How Long Until a Tooth Infection Kills You?: The Complete Guide
Tooth infections are a common dental problem that can lead to severe complications if left untreated. While death from a tooth infection is rare, it is still possible.
In this blog post, we will discuss the risks associated with a tooth infection, how long it takes for a tooth infection to kill you, and how to prevent it.
Table of Contents
How Long Until a Tooth Infection Kills You?
It takes 6 weeks to 18 months for a tooth infection to spread to other parts of the body, but when it does, severe health complications take place. This could lead to one’s death — so it is better to get immediate treatment if you suspect tooth infection.
The timeline of a tooth infection depends on various factors like the individual’s type and severity of the infection and more. While there is no exact answer to how long it takes for a tooth infection to kill you, it can turn life-threatening in a matter of days to weeks if left untreated.
What is a Tooth Infection?
A tooth infection, also known as a dental abscess, is a bacterial infection that affects the pulp of a tooth. The pulp is the soft tissue inside the tooth that contains nerves and blood vessels. When bacteria enter the pulp, it can cause an infection that can spread to other parts of the body.
Symptoms of a tooth infection include:
- Severe toothache
- Sensitivity to hot and cold temperatures
- Swelling in the face or cheek
- Swollen lymph nodes in the neck
- Difficulty swallowing or breathing
Risks Associated with a Tooth Infection
When a tooth infection is left untreated, it can spread to other parts of the body and cause severe complications. The infection can spread to the jawbone, sinuses, and bloodstream, where it can cause further complications.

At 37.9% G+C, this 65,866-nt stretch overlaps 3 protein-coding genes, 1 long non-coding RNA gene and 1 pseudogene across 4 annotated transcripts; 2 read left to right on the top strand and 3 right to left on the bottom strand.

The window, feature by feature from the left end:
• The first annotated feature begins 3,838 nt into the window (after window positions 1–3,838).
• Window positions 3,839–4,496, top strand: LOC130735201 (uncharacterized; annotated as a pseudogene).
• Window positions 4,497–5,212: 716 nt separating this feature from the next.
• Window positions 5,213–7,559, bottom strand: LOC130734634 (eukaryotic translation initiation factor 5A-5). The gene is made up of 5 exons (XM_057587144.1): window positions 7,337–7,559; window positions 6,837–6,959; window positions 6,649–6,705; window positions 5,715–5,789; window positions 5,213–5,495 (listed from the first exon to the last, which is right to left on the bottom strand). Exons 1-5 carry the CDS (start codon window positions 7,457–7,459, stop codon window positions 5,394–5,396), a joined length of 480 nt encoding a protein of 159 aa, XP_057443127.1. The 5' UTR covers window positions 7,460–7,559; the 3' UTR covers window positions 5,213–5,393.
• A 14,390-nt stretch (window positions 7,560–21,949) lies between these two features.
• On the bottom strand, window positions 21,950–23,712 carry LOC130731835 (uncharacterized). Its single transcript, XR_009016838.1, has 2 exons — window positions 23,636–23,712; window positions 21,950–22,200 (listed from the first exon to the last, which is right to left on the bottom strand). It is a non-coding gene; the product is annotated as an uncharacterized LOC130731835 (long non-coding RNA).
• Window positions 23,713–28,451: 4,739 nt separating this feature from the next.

Factors that increase the risk of serious complications from a tooth infection include:
- Being immunocompromised
Life-Threatening Complications Due to a Tooth Infection
When a tooth infection spreads to other parts of the body, it can cause life-threatening complications. Some of these complications include:
- Sepsis: Sepsis is a life-threatening medical emergency that occurs when a growing infection triggers an onslaught of serious symptoms, including fever, difficulty breathing, or trouble swallowing.
- Ludwig’s angina: Ludwig’s angina is a rare, life-threatening bacterial infection that occurs in the floor of the mouth, under the tongue. It can cause swelling and difficulty breathing.
- Osteomyelitis: Osteomyelitis is a rare but serious complication of a tooth infection that occurs when the infection spreads to the jawbone. It can cause bone loss and severe pain.
Prevention of Tooth Infections
The best way to prevent a tooth infection is to practice good dental hygiene. This includes:
- Brushing your teeth twice a day with fluoride toothpaste
- Flossing daily
- Using mouthwash
- Eating a healthy diet
- Avoiding sugary and acidic foods and drinks
- Visiting your dentist regularly for checkups and cleanings
If you have a cavity or other dental problem, it is important to get it treated as soon as possible to prevent it from turning into a tooth infection.
Treatment of Tooth Infections
The treatment of a tooth infection depends on the severity of the infection. In most cases, a root canal procedure is needed to remove the infected pulp and save the tooth. Antibiotics may also be prescribed to help fight the infection. In severe cases, the tooth may need to be extracted to prevent the infection from spreading to other parts of the body.
Can A Tooth Infection Spread